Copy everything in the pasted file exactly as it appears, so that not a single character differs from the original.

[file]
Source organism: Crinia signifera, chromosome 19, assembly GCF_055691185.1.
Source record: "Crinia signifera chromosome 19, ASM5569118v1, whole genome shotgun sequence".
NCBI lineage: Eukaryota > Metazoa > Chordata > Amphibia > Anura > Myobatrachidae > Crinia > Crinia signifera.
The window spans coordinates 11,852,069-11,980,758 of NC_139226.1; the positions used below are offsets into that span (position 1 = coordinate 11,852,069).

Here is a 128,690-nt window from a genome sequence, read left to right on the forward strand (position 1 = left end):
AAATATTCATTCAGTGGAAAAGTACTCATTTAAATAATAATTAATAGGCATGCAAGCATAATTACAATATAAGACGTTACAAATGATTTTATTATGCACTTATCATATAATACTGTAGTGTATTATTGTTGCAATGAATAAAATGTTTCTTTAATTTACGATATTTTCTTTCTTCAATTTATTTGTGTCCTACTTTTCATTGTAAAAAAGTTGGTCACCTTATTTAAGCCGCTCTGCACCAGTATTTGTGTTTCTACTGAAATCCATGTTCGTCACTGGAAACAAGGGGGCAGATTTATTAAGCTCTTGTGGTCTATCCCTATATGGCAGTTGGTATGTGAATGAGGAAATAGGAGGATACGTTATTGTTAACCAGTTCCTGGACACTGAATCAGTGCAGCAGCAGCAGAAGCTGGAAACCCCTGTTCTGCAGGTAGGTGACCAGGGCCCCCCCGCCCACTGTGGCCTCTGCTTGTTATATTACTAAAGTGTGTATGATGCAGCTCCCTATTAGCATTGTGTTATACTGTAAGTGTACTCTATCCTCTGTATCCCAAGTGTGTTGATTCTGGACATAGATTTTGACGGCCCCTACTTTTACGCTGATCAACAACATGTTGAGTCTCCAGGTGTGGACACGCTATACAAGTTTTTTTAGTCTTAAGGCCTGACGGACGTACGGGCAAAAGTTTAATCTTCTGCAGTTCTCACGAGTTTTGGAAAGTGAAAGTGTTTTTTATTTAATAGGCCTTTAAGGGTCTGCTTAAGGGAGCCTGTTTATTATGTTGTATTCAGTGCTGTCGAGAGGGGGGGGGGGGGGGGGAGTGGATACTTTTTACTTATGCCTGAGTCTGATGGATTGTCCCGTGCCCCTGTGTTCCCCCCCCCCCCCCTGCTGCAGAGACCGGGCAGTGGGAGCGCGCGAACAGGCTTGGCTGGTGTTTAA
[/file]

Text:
Source organism: Crinia signifera, chromosome 19, assembly GCF_055691185.1.
Source record: "Crinia signifera chromosome 19, ASM5569118v1, whole genome shotgun sequence".
NCBI lineage: Eukaryota > Metazoa > Chordata > Amphibia > Anura > Myobatrachidae > Crinia > Crinia signifera.
The window spans coordinates 11,852,069-11,980,758 of NC_139226.1; the positions used below are offsets into that span (position 1 = coordinate 11,852,069).

Here is a 128,690-nt window from a genome sequence, read left to right on the forward strand (position 1 = left end):
AAATATTCATTCAGTGGAAAAGTACTCATTTAAATAATAATTAATAGGCATGCAAGCATAATTACAATATAAGACGTTACAAATGATTTTATTATGCACTTATCATATAATACTGTAGTGTATTATTGTTGCAATGAATAAAATGTTTCTTTAATTTACGATATTTTCTTTCTTCAATTTATTTGTGTCCTACTTTTCATTGTAAAAAAGTTGGTCACCTTATTTAAGCCGCTCTGCACCAGTATTTGTGTTTCTACTGAAATCCATGTTCGTCACTGGAAACAAGGGGGCAGATTTATTAAGCTCTTGTGGTCTATCCCTATATGGCAGTTGGTATGTGAATGAGGAAATAGGAGGATACGTTATTGTTAACCAGTTCCTGGACACTGAATCAGTGCAGCAGCAGCAGAAGCTGGAAACCCCTGTTCTGCAGGTAGGTGACCAGGGCCCCCCCGCCCACTGTGGCCTCTGCTTGTTATATTACTAAAGTGTGTATGATGCAGCTCCCTATTAGCATTGTGTTATACTGTAAGTGTACTCTATCCTCTGTATCCCAAGTGTGTTGATTCTGGACATAGATTTTGACGGCCCCTACTTTTACGCTGATCAACAACATGTTGAGTCTCCAGGTGTGGACACGCTATACAAGTTTTTTTAGTCTTAAGGCCTGACGGACGTACGGGCAAAAGTTTAATCTTCTGCAGTTCTCACGAGTTTTGGAAAGTGAAAGTGTTTTTTATTTAATAGGCCTTTAAGGGTCTGCTTAAGGGAGCCTGTTTATTATGTTGTATTCAGTGCTGTCGAGAGGGGGGGGGGGGGGGGGAGTGGATACTTTTTACTTATGCCTGAGTCTGATGGATTGTCCCGTGCCCCTGTGTTCCCCCCCCCCCCCCTGCTGCAGAGACCGGGCAGTGGGAGCGCGCGAACAGGCTTGGCTGGTGTTTAA